Hearing the word 'war', Slaine's mouth turned to a grimace. "Please listen to me very carefully, Miss Eddelrittuo."

"What is it, Terran?" Despite the sharpness of her words, Eddelrittuo's expression betrayed her fear and dismay. The shock of hearing about the Terran boy's death must have made a strong impression on her. Perhaps, in her own way, she had been quite fond of him after all.

"As soon as this conversation is over, you will die," Slaine said frankly.

Eddelrittuo's eyes widened. For once in her life, she was utterly speechless.

"You have been branded a traitor. You are more useful dead than alive. Once this conversation is over, you will be quietly disposed of."

"No… that can't be…"

"It's true. You can never be a citizen of Vers again."

Slaine peered at Eddelrittuo. She was rather ashen-faced. It seemed the true reality of war had never quite hit her until this moment. He wondered if this was how his expression had looked when he first thought the princess was dead.

"Listen to me, Miss Eddelrittuo," Slaine said once again. "If you want to stay alive after this, you must escape from this place. I'll take you to an escape pod. Go down to Earth and find that ship you took refuge in - the Deucalion."

Eddelrittuo nodded shakily. Then she asked, not without suspicion, "Why are you helping me, Terran?"

"That boy must have friends and family. I want you to tell them that it was I who killed him."

Now it was Eddelrittuo's turn to peer at Slaine. She saw every inch of the guilt on his face. "It seems I've misjudged you," she said finally, with something almost like respect in her voice.

"No, you never misjudged me." Slaine sighed. Eddelrittuo cocked her head in puzzlement. Slaine took a deep breath. "I could have disarmed him. I didn't have to kill him. But I did."

There. He admitted it.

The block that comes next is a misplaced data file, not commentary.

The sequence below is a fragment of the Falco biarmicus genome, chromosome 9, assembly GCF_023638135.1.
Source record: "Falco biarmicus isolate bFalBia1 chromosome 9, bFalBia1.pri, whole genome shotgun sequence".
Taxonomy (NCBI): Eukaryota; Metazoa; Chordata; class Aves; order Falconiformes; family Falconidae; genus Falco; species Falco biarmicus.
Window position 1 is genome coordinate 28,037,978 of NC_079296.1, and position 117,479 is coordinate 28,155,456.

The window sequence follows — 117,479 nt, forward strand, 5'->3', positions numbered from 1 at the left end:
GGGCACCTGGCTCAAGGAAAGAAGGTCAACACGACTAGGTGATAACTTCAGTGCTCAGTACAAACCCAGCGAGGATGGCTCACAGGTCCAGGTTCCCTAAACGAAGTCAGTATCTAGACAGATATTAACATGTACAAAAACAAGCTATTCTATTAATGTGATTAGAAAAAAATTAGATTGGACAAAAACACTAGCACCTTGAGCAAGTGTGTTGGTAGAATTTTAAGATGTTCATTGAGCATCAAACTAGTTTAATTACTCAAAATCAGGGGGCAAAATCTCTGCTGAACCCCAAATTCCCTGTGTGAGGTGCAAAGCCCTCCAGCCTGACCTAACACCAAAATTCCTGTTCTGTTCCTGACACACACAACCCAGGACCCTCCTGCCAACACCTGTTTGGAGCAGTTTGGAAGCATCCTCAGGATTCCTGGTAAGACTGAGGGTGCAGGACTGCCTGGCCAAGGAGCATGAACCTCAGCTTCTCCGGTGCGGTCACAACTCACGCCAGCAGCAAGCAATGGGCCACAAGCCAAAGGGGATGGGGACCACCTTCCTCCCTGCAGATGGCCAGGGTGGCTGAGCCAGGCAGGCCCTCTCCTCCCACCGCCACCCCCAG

"I killed him… because I was jealous."

"Jealous… you…? Oh," Eddelrittuo said in a small voice.

Even a fairly dimwitted girl like Eddelrittuo could put two and two together. "So… so that's why…"

"So please," Slaine cut in, clutching Eddelrittuo's hands in his desperation. "Please, tell them that his death was meaningless."

Eddelrittuo whipped her hand away as if Slaine was on fire. "And what about Her Highness?" she demanded sharply. "You're not one of those awful people who plotted her death to spark the war, are you?"

"No. I swear to you that I'm not."

Eddelrittuo pursed her lips and frowned, but she did not seem to disbelieve Slaine. After all, he had just admitted his love for the princess. Eddelrittuo was a romantic. "So why are you staying here, then?"

It was a question Slaine had asked himself many times.

"I can't fight with the Terran forces, not after what I've done. And besides, they will lose the war. In order to create peace, you must fight on the winning side."

It was the best answer he could muster. He thought of his conversation with Saazbaum and of the proposal the count had offered to him.

There was silence for a moment as Eddelrittuo weighed up his response.

"You'll never make Princess Asseylum's dream come true," she said bluntly. "Not someone like you."

More silence.

"You don't have to tell me that," Slaine said quietly, prompting Eddelrittuo to raise her eyebrows and peer at him quizzically.

She opened her mouth to say something.

At that moment, they heard footsteps pacing down the corridor outside the room. Alarmed, they turned their heads towards the door.

"Quickly, you'd better go," Slaine said, swinging back to Eddelrittuo.

The maid nodded curtly. She raced to the end of the room; a closed door stood there. Having been on the moon base before, she knew that the escape pods lay at the end of the hallway.

As the automatic door opened with a hum, Eddelrittuo looked over her shoulder at Slaine and met his eyes directly.

"I swear upon my honour as a maid that I'll tell them what you said."

Slaine closed his eyes and smiled. He knew that her honour as a maid meant far more than his honour as a knight.

"Thank you," he whispered.

The door shut tight.

Author's note: Lemrina is supposed to be a major character in this story, but for some reason, she's not one of the options on the FFN character list. Poor Lemrina.

Also, I did tweak the canon here and there for later events in this story to work. Orlane being Saazbaum's wife here is one of them. (She was his fiancee in the original.) And I think it's highly debatable whether Slaine shot Inaho primarily out of jealousy, but that explanation suits the themes and purposes of this story.